The owner and director of Apple Tree Preschool have requested that I take a lesser position or a leave of absence due to my controlled illness in the past few months and absences.
Due to their decision I have no option but to take the job as aid to the new teacher in the Panda Bear Class. Because of the 12 years of teaching experience I feel that each child is very special to me and that in some way I have shown the love, patience and understanding they deserve. All the children have a special place in my heart but they will have to adapt to Susann and Dianes sic wishes.
Thank you for giving me the chance to share my love of teaching and being a part of your childs sic life. If you have any questions please feel free to call or talk to me. Your questions and concerns are very important to me.

17. After its dissemination, the existence of Susie's letter was brought to the attention of Meier and Merchant.

18. Apple Tree has a rule that all news-letters going to parents must be screened and proofed by Merchant.

19. On December 9, 1992, after discussing the letter with Susie, Merchant informed Susie that her employment with Apple Tree was terminated but that she could finish the week out at Apple Tree. Merchant subsequently called Susie on the morning of Thursday, December 10, 1992, and informed her that she did not need to report back to work.

B. Contested Facts

1. Whether Apple Tree's termination of Susie was based in whole or in part on her disability, on a legitimate non-discriminatory reason, or some combination of both her disability and a legitimate non-discriminatory reason.

2. Was Susie's "misconduct" in sending a letter to her student's parents without prior approval the type of activity which would result in the discharge of a non-disabled individual?

A. Standards of Summary Judgment

The Eighth Circuit recognizes "that summary judgment is a drastic remedy and must be exercised with extreme care to prevent taking genuine issues of fact away from juries." Wabun-Inini v. Sessions, 900 F.2d 1234, 1238 (8th Cir.1990). On the other hand, the Federal Rules of Civil Procedure have authorized for nearly 60 years "motions for summary judgment upon proper showings of the lack of a genuine, triable issue of material fact." Celotex Corp. v. Catrett, 477 U.S. 317, 327, 106 S.Ct. 2548, 2555, 91 L.Ed.2d 265 (1986). Thus, "summary judgment procedure is properly regarded not as a disfavored procedural shortcut, but rather as an integral part of the Federal Rules as a whole, which are designed `to secure the just, speedy and inexpensive determination of every action.'" Wabun-Inini, 900 F.2d at 1238 (quoting Celotex, 477 U.S. 317, 327, 106 S.Ct. 2548, 2555, 91 L.Ed.2d 265 (1986)); Hartnagel v. Norman, 953 F.2d 394, 396 (8th Cir.1992).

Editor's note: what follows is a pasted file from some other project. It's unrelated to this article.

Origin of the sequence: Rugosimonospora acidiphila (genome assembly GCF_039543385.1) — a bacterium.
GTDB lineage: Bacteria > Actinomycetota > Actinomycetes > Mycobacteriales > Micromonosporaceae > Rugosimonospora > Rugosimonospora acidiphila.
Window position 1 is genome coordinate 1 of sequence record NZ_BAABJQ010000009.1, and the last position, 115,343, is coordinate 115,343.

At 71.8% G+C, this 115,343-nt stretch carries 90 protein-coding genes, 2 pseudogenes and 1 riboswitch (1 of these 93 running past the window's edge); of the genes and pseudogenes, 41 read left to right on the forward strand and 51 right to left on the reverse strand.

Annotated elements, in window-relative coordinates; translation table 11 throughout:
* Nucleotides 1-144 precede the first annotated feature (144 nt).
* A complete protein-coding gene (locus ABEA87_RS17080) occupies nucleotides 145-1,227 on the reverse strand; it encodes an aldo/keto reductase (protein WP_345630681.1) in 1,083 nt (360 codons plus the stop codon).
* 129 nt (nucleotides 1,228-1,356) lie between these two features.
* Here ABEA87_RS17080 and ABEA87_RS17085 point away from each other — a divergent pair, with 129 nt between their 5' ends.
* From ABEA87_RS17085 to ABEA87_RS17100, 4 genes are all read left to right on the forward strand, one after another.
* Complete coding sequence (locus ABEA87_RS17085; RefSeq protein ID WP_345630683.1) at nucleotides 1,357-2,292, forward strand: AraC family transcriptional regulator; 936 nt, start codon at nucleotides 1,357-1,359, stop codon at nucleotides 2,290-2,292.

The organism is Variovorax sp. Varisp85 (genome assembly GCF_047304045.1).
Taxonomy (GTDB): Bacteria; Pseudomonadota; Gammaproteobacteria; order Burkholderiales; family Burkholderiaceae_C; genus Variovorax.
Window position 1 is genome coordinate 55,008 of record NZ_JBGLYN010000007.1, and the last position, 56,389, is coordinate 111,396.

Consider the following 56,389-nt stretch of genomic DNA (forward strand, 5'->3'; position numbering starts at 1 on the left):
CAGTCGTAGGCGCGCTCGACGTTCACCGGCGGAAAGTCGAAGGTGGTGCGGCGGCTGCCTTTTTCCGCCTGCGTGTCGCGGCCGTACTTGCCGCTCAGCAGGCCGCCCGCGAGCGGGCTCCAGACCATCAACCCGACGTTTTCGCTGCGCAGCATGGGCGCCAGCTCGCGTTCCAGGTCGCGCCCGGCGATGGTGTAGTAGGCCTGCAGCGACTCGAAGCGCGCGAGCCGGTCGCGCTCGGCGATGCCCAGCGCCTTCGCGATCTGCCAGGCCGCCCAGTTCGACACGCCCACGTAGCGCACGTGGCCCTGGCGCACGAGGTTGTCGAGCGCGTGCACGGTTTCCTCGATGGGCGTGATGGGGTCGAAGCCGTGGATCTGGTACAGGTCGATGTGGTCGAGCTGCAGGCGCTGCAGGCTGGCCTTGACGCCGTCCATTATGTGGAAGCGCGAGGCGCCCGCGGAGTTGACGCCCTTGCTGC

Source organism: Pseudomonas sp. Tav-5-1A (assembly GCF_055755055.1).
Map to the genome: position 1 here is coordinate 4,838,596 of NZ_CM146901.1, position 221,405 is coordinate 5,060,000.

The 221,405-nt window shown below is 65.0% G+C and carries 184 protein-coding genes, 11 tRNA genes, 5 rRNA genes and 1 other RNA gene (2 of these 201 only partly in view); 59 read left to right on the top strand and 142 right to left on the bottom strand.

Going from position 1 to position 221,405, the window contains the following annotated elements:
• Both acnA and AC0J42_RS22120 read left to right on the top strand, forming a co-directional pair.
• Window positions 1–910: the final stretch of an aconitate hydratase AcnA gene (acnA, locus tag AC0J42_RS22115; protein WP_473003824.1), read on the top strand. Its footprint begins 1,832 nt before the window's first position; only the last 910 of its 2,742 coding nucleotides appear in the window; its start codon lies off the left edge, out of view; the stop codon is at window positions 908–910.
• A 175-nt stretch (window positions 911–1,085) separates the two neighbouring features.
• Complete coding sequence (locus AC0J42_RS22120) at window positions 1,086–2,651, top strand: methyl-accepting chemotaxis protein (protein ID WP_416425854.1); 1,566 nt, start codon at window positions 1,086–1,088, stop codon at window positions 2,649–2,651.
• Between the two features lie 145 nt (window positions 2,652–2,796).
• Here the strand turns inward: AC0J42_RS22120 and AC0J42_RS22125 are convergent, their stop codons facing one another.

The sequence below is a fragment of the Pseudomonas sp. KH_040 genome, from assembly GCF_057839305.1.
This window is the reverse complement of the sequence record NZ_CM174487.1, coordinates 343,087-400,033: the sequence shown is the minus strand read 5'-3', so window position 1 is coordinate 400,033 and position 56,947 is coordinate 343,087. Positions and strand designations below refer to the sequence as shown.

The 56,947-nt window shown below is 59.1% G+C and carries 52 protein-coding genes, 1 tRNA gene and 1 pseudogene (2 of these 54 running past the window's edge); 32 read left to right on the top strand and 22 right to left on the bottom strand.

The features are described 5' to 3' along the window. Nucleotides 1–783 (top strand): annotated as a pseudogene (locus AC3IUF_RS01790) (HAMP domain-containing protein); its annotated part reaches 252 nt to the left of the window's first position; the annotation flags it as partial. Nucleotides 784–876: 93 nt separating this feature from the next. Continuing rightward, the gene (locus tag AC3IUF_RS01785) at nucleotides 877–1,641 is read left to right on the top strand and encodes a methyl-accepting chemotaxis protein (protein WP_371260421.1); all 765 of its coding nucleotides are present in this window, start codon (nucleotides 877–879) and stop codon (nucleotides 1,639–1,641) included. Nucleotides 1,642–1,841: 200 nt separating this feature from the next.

The standard for granting summary judgment is well established. Rule 56 of the Federal Rules of Civil Procedure states in pertinent part:

Rule 56. Summary Judgment
(b) For Defending Party. A party against whom a claim ... is asserted ... may, at any time, move for summary judgment in the party's favor as to all or any part thereof.
(c) Motions and Proceedings Thereon.... The judgment sought shall be rendered forthwith if the pleadings, depositions, answers to interrogatories, and admissions on file, together with the affidavits, if any, show that there is no genuine issue as to any material fact and that the moving party is entitled to judgment as a matter of law.

Fed.R.Civ.P. 56(b) & (c) (emphasis added); see also Celotex, 477 U.S. 317, 322-23, 106 S.Ct. 2548, 2552-53, 91 L.Ed.2d 265 (1986); Munz v. Michael, 28 F.3d 795, 798 (8th Cir. 1994); Roth v. U.S.S. Great Lakes Fleet, Inc., 25 F.3d 707, 708 (8th Cir.1994); Cole v. Bone, 993 F.2d 1328, 1331 (8th Cir.1993); Woodsmith Publishing Co. v. Meredith Corp., 904 F.2d 1244, 1247 (8th Cir.1990); Wabun-Inini, 900 F.2d at 1238 (citing Fed. R.Civ.P. 56(c)).6 A court considering a motion for summary judgment must view all the facts in the light most favorable to the nonmoving party, here Apple Tree, and give Apple Tree the benefit of all reasonable inferences that can be drawn from the facts. Matsushita v. Zenith Radio Corp., 475 U.S. 574, 587, 106 S.Ct. 1348, 1356, 89 L.Ed.2d 538 (1986) (quoting United States v. Diebold, Inc., 369 U.S. 654, 655, 82 S.Ct. 993, 993, 8 L.Ed.2d 176 (1962)); Munz v. Michael, 28 F.3d 795, 796 (8th Cir.1994); Allison v. Flexway Trucking, Inc., 28 F.3d 64, 66 (8th Cir. 1994); Johnson v. Group Health Plan, Inc., 994 F.2d 543, 545 (8th Cir.1993); Burk v. Beene, 948 F.2d 489, 492 (8th Cir.1991); Coday v. City of Springfield, 939 F.2d 666, 667 (8th Cir.1991), cert. denied, ___ U.S. ___, 112 S.Ct. 1170, 117 L.Ed.2d 416 (1992).

Procedurally, the moving party, Susie, bears "the initial responsibility of informing the district court of the basis for their motion and identifying those portions of the record which show lack of a genuine issue." Hartnagel, 953 F.2d at 395 (citing Celotex, 477 U.S. at 323, 106 S.Ct. at...